Mortification of Sin in Believers Owen

Owen Mortification of Sin in Believers

Mortification of Sin in Believers Mortification of Sin in Believers;
the necessity, nature, and means of it

Mortification of Sin in Believers Owen – the necessity, nature, and means of it: with a resolution of sundry cases of conscience thereunto belonging.

The Mortification of Sin in Believers

the necessity, nature, and means of it: with a resolution of sundry cases of conscience thereunto belonging.
By John Owen, D.D.,
(1616-1683)
a servant of Jesus Christ in the work of the gospel.

The original document is from the Christian Classics Ethereal Library at Calvin College, generated on demand from ThML source. [I have made minor formatting changes]. Mortification of Sin in Believers Owen

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John Owen

John Owen
John Owen

John Owen (1616 – 24 August 1683) was an English Nonconformist church leader, theologian, and academic administrator at the University of Oxford. Brought up a Puritan, he became a non-conformist to the Church of England (Anglican). He was briefly a member of parliament for the University, sitting in the First Protectorate Parliament of 1654 to 1655.

He became pastor at Coggeshall in Essex. His adoption of Congregational principles did not affect his theological position, and in 1647 he again argued against Arminianism in The Death of Death in the Death of Christ, which drew him into long debate with Richard Baxter.

Taken from Wikipedia.org - John Owen (links are back to the original Wikipedia article)

Works by John Owen (partial list)

As of 2007, the majority of Owen's voluminous works are still in print:

  • Communion with God, Christian Heritage. ISBN 1-84550-209-4.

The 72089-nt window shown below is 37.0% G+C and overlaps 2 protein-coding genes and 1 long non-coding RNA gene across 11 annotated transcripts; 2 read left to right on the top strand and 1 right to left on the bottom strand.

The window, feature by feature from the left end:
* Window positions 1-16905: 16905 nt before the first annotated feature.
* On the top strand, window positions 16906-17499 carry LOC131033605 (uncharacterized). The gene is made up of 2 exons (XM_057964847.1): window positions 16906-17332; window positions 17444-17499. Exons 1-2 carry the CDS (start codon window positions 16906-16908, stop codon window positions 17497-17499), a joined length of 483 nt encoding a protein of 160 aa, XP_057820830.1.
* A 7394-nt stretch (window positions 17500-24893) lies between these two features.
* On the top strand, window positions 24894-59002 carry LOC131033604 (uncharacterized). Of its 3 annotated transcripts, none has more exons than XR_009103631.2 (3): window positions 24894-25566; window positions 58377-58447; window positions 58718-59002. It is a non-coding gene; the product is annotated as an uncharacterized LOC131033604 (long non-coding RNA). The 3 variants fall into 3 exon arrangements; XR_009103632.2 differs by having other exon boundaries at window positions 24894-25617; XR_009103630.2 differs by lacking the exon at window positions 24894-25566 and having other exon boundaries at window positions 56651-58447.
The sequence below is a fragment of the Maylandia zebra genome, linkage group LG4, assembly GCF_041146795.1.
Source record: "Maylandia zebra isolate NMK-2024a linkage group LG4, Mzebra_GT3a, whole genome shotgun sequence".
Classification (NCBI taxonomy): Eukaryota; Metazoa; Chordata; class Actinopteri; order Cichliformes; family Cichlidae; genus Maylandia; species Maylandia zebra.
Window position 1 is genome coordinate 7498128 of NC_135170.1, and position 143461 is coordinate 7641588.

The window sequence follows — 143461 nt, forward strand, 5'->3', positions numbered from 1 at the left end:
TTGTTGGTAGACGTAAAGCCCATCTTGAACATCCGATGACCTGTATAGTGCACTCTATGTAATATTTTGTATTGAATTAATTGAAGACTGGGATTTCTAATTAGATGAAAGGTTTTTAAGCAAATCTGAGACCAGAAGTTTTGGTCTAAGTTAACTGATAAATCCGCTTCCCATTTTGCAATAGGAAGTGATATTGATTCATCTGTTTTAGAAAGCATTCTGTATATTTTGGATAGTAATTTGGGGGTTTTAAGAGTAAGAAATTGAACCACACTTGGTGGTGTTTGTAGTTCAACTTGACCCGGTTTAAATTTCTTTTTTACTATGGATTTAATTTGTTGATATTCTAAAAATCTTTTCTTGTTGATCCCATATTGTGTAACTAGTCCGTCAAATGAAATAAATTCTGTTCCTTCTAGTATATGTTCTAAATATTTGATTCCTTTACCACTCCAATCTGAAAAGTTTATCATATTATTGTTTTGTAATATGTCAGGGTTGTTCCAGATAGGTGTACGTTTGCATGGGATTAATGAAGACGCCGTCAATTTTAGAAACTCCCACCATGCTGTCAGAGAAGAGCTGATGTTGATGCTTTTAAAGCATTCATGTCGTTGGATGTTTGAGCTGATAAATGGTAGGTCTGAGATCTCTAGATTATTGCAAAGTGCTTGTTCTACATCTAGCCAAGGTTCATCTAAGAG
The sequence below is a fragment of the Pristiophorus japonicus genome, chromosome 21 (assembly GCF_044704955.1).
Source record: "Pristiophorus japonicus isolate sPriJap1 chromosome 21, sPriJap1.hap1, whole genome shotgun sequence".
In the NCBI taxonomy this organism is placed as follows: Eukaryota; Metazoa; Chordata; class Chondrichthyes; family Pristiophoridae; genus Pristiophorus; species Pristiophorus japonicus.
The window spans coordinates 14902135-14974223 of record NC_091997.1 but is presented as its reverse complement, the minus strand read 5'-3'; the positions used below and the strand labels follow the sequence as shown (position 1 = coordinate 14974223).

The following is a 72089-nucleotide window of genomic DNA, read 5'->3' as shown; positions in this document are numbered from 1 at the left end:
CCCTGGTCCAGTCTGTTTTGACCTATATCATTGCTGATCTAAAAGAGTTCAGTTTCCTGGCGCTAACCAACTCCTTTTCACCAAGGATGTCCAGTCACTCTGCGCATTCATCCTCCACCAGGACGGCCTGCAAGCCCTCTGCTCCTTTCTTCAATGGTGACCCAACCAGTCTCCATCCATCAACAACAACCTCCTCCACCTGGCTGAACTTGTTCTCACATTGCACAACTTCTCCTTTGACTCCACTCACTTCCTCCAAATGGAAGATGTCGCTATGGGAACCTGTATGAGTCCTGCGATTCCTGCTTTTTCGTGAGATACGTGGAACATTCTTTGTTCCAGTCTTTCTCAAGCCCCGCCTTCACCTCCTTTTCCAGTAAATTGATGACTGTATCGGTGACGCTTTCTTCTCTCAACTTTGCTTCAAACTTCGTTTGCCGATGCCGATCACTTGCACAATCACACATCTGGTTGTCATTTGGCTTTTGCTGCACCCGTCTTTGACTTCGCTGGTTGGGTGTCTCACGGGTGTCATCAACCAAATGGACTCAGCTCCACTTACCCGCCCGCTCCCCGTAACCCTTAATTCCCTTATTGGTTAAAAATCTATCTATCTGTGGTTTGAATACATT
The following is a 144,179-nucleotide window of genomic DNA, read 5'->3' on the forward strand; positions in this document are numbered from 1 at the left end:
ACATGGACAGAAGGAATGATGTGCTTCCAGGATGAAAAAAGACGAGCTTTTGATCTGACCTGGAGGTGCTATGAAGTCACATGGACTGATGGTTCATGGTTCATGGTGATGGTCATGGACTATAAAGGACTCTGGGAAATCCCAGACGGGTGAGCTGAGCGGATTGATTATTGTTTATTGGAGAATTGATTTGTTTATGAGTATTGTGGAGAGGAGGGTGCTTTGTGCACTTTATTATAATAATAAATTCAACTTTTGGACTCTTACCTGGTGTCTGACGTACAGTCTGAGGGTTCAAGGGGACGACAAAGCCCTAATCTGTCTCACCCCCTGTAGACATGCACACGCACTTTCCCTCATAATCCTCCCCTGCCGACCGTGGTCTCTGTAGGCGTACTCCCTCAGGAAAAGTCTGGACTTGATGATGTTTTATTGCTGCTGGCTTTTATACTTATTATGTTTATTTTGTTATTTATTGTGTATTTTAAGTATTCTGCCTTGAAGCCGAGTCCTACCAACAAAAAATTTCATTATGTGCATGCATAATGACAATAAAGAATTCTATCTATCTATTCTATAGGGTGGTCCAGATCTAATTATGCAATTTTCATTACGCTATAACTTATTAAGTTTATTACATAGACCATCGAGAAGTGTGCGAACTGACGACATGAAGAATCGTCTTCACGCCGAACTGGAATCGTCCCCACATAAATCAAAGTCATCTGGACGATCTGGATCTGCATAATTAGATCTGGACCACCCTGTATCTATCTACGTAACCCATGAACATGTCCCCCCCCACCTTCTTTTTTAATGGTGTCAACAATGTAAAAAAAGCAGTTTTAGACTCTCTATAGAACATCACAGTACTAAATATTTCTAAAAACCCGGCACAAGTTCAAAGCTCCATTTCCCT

• Works of John Owen (2000). On CD-ROM from Ages Software. ISBN 5-550-03299-6Of the Integrity and Purity of the Hebrew and Greek Text of the Scripture; with Considerations on the Prolegomena and Appendix to the Late "Biblia Polyglotta," in vol. IX, The Works of John Owen, ed. Gould, William H, & Quick, Charles W., Philadelphia, PA: Leighton Publications, (1865)
  • Collected Works in 16 Volumes from the Banner of Truth TrustISBN 0-85151-392-1.
  • Commentary on Hebrews in 7 volumes from the Banner of Truth TrustISBN 0-85151-619-X.
  • The Mortification of Sin, Christian Heritage Publishers. ISBN 1-85792-107-0.
  • Biblical Theology: The History of Theology From Adam to Christ or The Nature, Origin, Development, and Study of Theological Truth, In Six Books, Soli Deo Gloria Ministries. ISBN 1-877611-83-2.
  • Sin & Temptation: The Challenge to Personal Godliness. An abridgement by James M. Houston for modern readers of two of Owen's works. ISBN 1-55661-830-1.
  • The Glory of Christ: His Office and His GraceISBN 1-85792-474-6.
  • John Owen on Temptation - The Nature and Power of it, The Danger of Entering it and the Means of Preventing the Danger, Diggory Press, ISBN 978-1-84685-749-2
  • The Death of Death in the Death of Christ, Diggory Press, ISBN 978-1-84685-740-9
  • The Divine Power of the Gospel, Diggory Press, ISBN 978-1-84685-740-9
  • A Dissertation on Divine Justice, Diggory Press, ISBN 978-1-84685-785-0
  • Gospel Grounds and Evidences of the Faith of God's Elect, Diggory Press, ISBN 978-1-84685-757-7
  • John Owen on The Holy Spirit - The Spirit and Regeneration (Book III of Pneumatologia), Diggory Press, ISBN 978-1-84685-810-9
  • John Owen on The Holy Spirit - The Spirit as a Comforter (Book VIII of Pneumatologia), Diggory Press, ISBN 978-1-84685-750-8
  • John Owen on The Holy Spirit - The Spirit and Prayer (Book VII of Pneumatologia), Diggory Press, ISBN 978-1-84685-752-2
  • John Owen on The Holy Spirit - The Spiritual Gifts (Book IX of Pneumatologia), Diggory Press, ISBN 978-1-84685-751-5
  • The Oxford Orations of Dr. John Owen. Ed. Peter Toon. Trans. [from the Latin] supervised by John Glucker. Callington (Cornwall): Gospel Communication. 1971. ISBN 9780950125213 Online edition.